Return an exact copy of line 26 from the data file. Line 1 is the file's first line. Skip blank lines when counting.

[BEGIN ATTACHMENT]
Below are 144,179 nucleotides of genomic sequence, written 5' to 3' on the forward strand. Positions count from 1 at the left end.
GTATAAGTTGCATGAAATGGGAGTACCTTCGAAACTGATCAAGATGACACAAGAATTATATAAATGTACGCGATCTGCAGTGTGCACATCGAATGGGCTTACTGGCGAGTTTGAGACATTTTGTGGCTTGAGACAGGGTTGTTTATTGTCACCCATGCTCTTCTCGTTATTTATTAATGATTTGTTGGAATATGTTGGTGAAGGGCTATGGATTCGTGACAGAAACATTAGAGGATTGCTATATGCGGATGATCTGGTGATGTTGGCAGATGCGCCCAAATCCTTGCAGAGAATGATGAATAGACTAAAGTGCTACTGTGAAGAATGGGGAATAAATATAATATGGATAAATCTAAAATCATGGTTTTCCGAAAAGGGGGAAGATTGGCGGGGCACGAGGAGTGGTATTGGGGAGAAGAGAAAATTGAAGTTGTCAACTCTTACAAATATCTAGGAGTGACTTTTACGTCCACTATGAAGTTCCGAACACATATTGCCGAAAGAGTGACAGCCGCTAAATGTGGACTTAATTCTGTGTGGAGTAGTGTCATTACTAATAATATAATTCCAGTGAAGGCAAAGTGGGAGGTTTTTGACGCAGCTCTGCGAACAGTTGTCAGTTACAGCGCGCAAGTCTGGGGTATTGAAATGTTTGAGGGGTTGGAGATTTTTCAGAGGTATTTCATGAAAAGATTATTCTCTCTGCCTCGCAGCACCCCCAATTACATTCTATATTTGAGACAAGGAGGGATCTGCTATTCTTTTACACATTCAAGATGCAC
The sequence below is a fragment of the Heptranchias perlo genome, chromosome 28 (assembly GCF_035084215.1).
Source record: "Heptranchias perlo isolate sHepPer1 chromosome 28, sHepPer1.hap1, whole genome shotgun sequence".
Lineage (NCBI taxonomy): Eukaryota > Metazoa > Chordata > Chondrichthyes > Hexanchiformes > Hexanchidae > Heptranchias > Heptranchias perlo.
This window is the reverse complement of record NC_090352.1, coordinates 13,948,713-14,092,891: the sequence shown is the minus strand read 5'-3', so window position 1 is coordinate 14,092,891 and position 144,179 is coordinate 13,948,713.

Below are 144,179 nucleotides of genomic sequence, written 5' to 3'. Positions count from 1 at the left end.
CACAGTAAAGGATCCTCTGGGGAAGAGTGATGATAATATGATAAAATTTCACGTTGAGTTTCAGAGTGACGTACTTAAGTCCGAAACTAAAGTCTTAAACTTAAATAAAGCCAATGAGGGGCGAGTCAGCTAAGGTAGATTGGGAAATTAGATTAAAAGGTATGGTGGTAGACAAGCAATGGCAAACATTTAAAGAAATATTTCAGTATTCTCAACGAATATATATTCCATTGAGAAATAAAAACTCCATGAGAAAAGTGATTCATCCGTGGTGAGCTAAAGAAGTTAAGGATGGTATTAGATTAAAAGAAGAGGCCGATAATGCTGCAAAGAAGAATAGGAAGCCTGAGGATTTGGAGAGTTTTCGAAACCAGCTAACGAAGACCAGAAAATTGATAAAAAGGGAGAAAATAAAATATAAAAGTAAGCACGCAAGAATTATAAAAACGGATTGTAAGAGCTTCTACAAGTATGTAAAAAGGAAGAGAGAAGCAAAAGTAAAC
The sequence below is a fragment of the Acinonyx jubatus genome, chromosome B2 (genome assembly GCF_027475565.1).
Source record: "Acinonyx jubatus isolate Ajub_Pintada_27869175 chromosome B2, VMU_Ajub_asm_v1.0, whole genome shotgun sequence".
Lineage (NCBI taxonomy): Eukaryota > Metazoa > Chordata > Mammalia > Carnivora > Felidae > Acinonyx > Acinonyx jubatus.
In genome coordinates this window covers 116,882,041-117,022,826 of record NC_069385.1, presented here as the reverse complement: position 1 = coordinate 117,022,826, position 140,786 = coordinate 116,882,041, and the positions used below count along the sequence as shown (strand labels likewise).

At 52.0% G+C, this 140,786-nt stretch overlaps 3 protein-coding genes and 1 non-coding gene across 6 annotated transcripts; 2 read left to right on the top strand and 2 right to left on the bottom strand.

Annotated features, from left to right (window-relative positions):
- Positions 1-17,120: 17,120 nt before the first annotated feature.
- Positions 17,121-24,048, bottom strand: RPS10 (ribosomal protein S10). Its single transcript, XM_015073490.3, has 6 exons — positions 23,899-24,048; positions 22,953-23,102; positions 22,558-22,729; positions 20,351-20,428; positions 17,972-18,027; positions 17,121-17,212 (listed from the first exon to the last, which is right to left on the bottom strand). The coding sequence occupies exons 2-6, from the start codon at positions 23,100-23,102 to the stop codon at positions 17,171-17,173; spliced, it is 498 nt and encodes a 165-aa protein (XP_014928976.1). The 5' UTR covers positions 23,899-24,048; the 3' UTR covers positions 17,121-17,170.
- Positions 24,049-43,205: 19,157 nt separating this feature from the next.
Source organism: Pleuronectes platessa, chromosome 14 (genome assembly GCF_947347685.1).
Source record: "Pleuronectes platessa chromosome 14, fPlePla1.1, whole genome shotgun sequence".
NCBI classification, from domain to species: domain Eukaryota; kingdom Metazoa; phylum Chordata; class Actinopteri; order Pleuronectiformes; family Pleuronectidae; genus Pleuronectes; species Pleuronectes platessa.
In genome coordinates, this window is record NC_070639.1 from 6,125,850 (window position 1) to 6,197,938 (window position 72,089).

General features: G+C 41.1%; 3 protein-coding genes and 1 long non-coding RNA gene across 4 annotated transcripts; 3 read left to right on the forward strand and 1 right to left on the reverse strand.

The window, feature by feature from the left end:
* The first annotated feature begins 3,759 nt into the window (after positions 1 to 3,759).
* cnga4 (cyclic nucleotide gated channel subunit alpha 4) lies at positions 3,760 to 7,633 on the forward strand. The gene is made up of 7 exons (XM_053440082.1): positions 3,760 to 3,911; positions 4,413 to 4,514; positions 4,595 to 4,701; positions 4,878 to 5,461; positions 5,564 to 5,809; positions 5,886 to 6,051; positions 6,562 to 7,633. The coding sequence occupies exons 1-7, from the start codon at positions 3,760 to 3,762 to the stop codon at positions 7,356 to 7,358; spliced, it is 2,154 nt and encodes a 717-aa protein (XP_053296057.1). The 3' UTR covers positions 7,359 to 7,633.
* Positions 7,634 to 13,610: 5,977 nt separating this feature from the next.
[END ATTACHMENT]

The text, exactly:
* Positions 7,634 to 13,610: 5,977 nt separating this feature from the next.